All of which serves to make the decision to merge the worlds utterly baffling. Daring Do worked, and worked well, as a fictional hero for Rainbow Dash, a way for her and Twilight Sparkle to bond, and a counterpoint for the show’s normal themes. By absorbing her into the “reality” of the show, that last is severely destabilized, and the resulting story simply doesn’t work.

Where “Read It and Weep” balanced two complete stories, Daring Do’s and Rainbow Dash’s, by alternating between parallel scenes in them, “Daring Don’t” awkwardly stitches a complete Daring Do story onto an incomplete Friendship Is Magic story, without ever resolving the latter. At first the episode seems to be headed down a clear path: the Mane Six are stalking an author, while Rainbow Dash and Twilight Sparkle engage in constant attempt to one-up one another’s knowledge of the series. It seems to be building toward a solid double-moral: for the kiddies, it’s about enjoying what you enjoy without having to prove you have the largest and most turgid fan-brain on the block. For the adults, it’s that much-needed lesson, as well as an equally needed lesson about fan entitlement, that enjoying a work gives one absolutely zero ownership over it, no matter how large and turgid one’s fandom may be.

All of that falls to pieces the moment A.K. Yearling is revealed to actually be Daring Do. Suddenly there are lost temples–to what gods?–in mysterious valleys, magical ancient puzzles, and a villain who seeks not to darken or torment or enslave, but to kill. A completely different show, The Adventures of Daring Do perhaps, has broken through. Is this, perhaps, the qlippoth, the dark world, which broke through into the light in the season premiere? We have continuity now, yes, and adventure, and exciting chase sequences, but we also have a disjointed episode unsure of what it wants to be, Rainbow Dash forgetting that she has helped save the world multiple times, and a villain far more coldly destructive than any before.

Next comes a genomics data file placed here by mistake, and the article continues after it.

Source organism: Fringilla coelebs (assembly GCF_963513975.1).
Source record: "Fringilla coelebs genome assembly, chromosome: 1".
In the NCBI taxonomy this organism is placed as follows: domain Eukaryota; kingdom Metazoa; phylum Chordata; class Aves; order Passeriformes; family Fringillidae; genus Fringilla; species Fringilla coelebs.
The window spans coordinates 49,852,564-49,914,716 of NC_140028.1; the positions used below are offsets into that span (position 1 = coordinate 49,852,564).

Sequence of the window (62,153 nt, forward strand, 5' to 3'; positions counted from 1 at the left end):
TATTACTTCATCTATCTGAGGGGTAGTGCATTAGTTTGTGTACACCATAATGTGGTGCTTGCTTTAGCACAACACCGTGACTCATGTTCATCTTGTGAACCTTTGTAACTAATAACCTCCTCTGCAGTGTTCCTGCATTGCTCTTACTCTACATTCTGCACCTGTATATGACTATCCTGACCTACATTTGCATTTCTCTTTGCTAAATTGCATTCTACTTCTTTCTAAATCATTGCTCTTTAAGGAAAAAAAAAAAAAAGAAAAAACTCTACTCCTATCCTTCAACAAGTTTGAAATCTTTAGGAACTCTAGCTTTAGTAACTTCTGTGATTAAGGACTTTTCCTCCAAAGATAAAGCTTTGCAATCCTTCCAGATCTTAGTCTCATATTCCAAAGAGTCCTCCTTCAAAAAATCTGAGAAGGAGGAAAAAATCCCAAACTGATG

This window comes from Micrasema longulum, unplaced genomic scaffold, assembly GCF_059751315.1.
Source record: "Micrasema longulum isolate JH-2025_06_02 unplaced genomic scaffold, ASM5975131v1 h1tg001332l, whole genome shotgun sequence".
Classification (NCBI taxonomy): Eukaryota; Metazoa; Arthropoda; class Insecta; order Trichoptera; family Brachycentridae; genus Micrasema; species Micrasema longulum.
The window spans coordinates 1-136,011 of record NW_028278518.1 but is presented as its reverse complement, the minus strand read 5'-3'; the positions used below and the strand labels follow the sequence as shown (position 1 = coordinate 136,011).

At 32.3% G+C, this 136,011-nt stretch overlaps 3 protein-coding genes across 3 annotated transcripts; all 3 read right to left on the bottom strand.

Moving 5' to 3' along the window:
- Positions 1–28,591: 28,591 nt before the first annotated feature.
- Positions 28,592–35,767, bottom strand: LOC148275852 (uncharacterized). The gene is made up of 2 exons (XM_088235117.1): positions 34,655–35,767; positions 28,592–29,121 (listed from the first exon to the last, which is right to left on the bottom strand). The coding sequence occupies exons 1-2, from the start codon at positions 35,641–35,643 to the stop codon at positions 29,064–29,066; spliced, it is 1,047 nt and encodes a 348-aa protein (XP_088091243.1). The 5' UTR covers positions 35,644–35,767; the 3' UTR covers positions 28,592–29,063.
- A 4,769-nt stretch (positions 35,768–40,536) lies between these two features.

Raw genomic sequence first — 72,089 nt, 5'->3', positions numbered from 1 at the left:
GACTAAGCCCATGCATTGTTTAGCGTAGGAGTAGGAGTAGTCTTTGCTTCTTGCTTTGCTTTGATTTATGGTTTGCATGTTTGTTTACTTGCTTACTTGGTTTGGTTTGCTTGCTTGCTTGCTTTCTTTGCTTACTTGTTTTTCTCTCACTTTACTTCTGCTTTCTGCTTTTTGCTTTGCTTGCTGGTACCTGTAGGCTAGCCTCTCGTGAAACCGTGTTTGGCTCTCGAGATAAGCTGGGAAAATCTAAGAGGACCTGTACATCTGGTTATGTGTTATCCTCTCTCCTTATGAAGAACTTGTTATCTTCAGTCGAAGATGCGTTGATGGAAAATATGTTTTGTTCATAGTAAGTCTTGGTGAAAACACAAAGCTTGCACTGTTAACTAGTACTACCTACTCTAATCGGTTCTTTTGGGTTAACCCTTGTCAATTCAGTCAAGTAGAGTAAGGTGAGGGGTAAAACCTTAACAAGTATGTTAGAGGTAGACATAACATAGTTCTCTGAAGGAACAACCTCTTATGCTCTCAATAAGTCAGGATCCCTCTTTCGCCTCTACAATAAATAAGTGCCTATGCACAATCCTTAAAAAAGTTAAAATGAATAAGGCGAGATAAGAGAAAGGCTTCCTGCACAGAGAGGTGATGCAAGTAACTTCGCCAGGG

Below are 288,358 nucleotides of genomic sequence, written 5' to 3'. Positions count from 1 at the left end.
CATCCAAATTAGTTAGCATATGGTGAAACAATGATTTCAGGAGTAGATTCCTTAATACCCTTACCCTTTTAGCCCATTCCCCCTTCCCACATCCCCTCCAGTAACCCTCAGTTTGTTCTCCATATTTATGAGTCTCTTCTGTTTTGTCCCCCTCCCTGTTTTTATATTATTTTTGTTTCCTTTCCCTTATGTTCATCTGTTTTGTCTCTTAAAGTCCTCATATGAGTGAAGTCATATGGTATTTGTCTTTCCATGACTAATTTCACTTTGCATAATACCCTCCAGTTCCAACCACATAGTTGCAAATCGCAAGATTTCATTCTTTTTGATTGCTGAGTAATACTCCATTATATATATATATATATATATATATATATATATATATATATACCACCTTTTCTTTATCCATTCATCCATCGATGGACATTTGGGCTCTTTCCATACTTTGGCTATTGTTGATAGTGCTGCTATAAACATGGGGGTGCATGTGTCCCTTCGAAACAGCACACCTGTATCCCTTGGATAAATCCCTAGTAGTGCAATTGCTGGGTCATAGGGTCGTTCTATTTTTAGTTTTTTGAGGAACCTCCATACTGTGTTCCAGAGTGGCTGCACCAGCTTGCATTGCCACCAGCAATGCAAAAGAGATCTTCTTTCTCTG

Or perhaps something else is breaking through. Because over its run time, “Daring Don’t” transitions from an episode of a show about characters and learning to get along with one another and the multiplicity of ways to express femininity, to an episode of a show about fighting monsters and embracing one’s own greatness. Because this starts as a slightly-off episode of Friendship Is Magic, but then transforms jarringly into an episode of something else action-heavy, recalling nothing so much as “Double Rainboom.”

Maybe it’s us. Maybe the continuity implied by the box in the premiere, the action, this episode’s sudden shying away from telling off overzealous fans, are all part of the show trying to create a more welcoming space for those same fans.

We can only hope not. But something, something is breaking through, altering the show around. For the last two episodes, all evidence has been that this alteration is for the worse. We can only hope that either things change for the better, or the intrusion ends.

Next week: Signs of hope.

0 thoughts on “Another day, another dungeon! (Daring Don’t)

  1. I actually quite liked the fact that Daring Do turned out to be real. If only because I was worried that it was going to turn into a 1990s “Flash The Wonder Dog/Where No Duck Has Gone Before” lecturefest, with the customary message that “Your heroes are frauds and you're an idiot for being inspired by them” which all those episodes in the Disney Afternoon lineup seemed to imply.

    I certainly don't think an episode about embracing your own greatness is counter to the message of the show, particularly with the way it's phrased at the end.

  2. See, what I wanted was “stop acting like you own something just because you like it.” “Your heroes aren't real and that shouldn't matter to how inspired you are by them” would also have worked for me.

    I don't think embracing personally greatness is contradictory to the message of the show exactly, but I feel like the way it gets there is more consistent with the show fans like to pretend MLP is than the show it actually (usually) is. I mean, it's arguably what the next episode is about to, but the way it handles it is IMO much better.